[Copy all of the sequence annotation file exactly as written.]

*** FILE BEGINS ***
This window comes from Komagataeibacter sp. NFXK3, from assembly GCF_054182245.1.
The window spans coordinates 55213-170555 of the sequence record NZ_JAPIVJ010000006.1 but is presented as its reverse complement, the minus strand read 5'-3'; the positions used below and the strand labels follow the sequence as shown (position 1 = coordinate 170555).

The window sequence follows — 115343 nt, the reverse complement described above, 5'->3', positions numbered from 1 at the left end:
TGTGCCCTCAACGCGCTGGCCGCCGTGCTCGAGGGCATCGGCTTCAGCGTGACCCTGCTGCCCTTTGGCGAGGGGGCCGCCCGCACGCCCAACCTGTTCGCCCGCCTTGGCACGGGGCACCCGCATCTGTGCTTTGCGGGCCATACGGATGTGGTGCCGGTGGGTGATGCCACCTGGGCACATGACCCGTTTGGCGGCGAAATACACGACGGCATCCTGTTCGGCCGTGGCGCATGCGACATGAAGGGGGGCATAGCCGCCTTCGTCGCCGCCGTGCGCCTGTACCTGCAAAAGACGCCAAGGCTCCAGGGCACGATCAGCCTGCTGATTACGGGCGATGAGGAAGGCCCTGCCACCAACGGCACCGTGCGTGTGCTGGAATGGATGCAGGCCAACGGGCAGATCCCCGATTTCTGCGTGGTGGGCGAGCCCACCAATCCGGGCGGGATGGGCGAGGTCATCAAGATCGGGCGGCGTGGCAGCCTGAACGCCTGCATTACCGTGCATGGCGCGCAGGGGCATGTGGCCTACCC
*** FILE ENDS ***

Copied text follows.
This window comes from Komagataeibacter sp. NFXK3, from assembly GCF_054182245.1.
The window spans coordinates 55213-170555 of the sequence record NZ_JAPIVJ010000006.1 but is presented as its reverse complement, the minus strand read 5'-3'; the positions used below and the strand labels follow the sequence as shown (position 1 = coordinate 170555).

The window sequence follows — 115343 nt, the reverse complement described above, 5'->3', positions numbered from 1 at the left end:
TGTGCCCTCAACGCGCTGGCCGCCGTGCTCGAGGGCATCGGCTTCAGCGTGACCCTGCTGCCCTTTGGCGAGGGGGCCGCCCGCACGCCCAACCTGTTCGCCCGCCTTGGCACGGGGCACCCGCATCTGTGCTTTGCGGGCCATACGGATGTGGTGCCGGTGGGTGATGCCACCTGGGCACATGACCCGTTTGGCGGCGAAATACACGACGGCATCCTGTTCGGCCGTGGCGCATGCGACATGAAGGGGGGCATAGCCGCCTTCGTCGCCGCCGTGCGCCTGTACCTGCAAAAGACGCCAAGGCTCCAGGGCACGATCAGCCTGCTGATTACGGGCGATGAGGAAGGCCCTGCCACCAACGGCACCGTGCGTGTGCTGGAATGGATGCAGGCCAACGGGCAGATCCCCGATTTCTGCGTGGTGGGCGAGCCCACCAATCCGGGCGGGATGGGCGAGGTCATCAAGATCGGGCGGCGTGGCAGCCTGAACGCCTGCATTACCGTGCATGGCGCGCAGGGGCATGTGGCCTACCC